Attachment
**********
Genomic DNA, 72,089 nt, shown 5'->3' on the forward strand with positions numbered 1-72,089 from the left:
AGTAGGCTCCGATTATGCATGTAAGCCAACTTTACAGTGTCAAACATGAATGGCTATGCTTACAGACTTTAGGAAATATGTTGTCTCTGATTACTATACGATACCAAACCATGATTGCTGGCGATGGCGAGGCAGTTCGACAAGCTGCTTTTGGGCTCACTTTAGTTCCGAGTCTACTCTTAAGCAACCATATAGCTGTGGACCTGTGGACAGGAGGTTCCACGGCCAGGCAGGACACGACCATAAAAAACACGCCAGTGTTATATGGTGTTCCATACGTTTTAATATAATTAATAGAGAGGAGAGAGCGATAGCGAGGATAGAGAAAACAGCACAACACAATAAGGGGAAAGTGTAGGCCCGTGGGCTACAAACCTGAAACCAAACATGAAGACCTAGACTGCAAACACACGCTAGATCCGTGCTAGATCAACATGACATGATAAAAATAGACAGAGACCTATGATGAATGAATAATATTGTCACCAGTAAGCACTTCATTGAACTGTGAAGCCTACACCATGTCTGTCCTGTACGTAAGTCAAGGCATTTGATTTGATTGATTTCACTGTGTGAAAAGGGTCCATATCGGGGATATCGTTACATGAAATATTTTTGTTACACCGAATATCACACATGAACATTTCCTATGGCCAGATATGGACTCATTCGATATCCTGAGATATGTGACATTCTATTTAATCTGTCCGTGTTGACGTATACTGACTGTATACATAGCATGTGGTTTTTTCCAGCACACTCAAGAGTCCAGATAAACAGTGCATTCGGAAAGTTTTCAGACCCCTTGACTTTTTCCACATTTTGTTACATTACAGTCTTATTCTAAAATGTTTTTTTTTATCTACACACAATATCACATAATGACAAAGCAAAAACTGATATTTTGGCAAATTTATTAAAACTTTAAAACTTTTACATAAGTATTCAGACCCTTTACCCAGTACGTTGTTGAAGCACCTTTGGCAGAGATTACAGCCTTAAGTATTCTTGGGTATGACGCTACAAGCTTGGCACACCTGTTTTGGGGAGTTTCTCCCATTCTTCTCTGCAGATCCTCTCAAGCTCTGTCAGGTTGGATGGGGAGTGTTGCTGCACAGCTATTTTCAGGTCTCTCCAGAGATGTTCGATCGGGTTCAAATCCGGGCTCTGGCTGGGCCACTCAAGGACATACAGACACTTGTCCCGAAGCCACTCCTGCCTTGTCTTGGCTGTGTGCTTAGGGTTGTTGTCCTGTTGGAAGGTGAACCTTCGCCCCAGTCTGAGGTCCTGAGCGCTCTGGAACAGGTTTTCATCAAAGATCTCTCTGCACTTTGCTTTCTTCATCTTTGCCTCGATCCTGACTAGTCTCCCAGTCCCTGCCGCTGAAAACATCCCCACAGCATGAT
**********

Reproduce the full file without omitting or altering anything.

Genomic DNA, 72,089 nt, shown 5'->3' on the forward strand with positions numbered 1-72,089 from the left:
AGTAGGCTCCGATTATGCATGTAAGCCAACTTTACAGTGTCAAACATGAATGGCTATGCTTACAGACTTTAGGAAATATGTTGTCTCTGATTACTATACGATACCAAACCATGATTGCTGGCGATGGCGAGGCAGTTCGACAAGCTGCTTTTGGGCTCACTTTAGTTCCGAGTCTACTCTTAAGCAACCATATAGCTGTGGACCTGTGGACAGGAGGTTCCACGGCCAGGCAGGACACGACCATAAAAAACACGCCAGTGTTATATGGTGTTCCATACGTTTTAATATAATTAATAGAGAGGAGAGAGCGATAGCGAGGATAGAGAAAACAGCACAACACAATAAGGGGAAAGTGTAGGCCCGTGGGCTACAAACCTGAAACCAAACATGAAGACCTAGACTGCAAACACACGCTAGATCCGTGCTAGATCAACATGACATGATAAAAATAGACAGAGACCTATGATGAATGAATAATATTGTCACCAGTAAGCACTTCATTGAACTGTGAAGCCTACACCATGTCTGTCCTGTACGTAAGTCAAGGCATTTGATTTGATTGATTTCACTGTGTGAAAAGGGTCCATATCGGGGATATCGTTACATGAAATATTTTTGTTACACCGAATATCACACATGAACATTTCCTATGGCCAGATATGGACTCATTCGATATCCTGAGATATGTGACATTCTATTTAATCTGTCCGTGTTGACGTATACTGACTGTATACATAGCATGTGGTTTTTTCCAGCACACTCAAGAGTCCAGATAAACAGTGCATTCGGAAAGTTTTCAGACCCCTTGACTTTTTCCACATTTTGTTACATTACAGTCTTATTCTAAAATGTTTTTTTTTATCTACACACAATATCACATAATGACAAAGCAAAAACTGATATTTTGGCAAATTTATTAAAACTTTAAAACTTTTACATAAGTATTCAGACCCTTTACCCAGTACGTTGTTGAAGCACCTTTGGCAGAGATTACAGCCTTAAGTATTCTTGGGTATGACGCTACAAGCTTGGCACACCTGTTTTGGGGAGTTTCTCCCATTCTTCTCTGCAGATCCTCTCAAGCTCTGTCAGGTTGGATGGGGAGTGTTGCTGCACAGCTATTTTCAGGTCTCTCCAGAGATGTTCGATCGGGTTCAAATCCGGGCTCTGGCTGGGCCACTCAAGGACATACAGACACTTGTCCCGAAGCCACTCCTGCCTTGTCTTGGCTGTGTGCTTAGGGTTGTTGTCCTGTTGGAAGGTGAACCTTCGCCCCAGTCTGAGGTCCTGAGCGCTCTGGAACAGGTTTTCATCAAAGATCTCTCTGCACTTTGCTTTCTTCATCTTTGCCTCGATCCTGACTAGTCTCCCAGTCCCTGCCGCTGAAAACATCCCCACAGCATGAT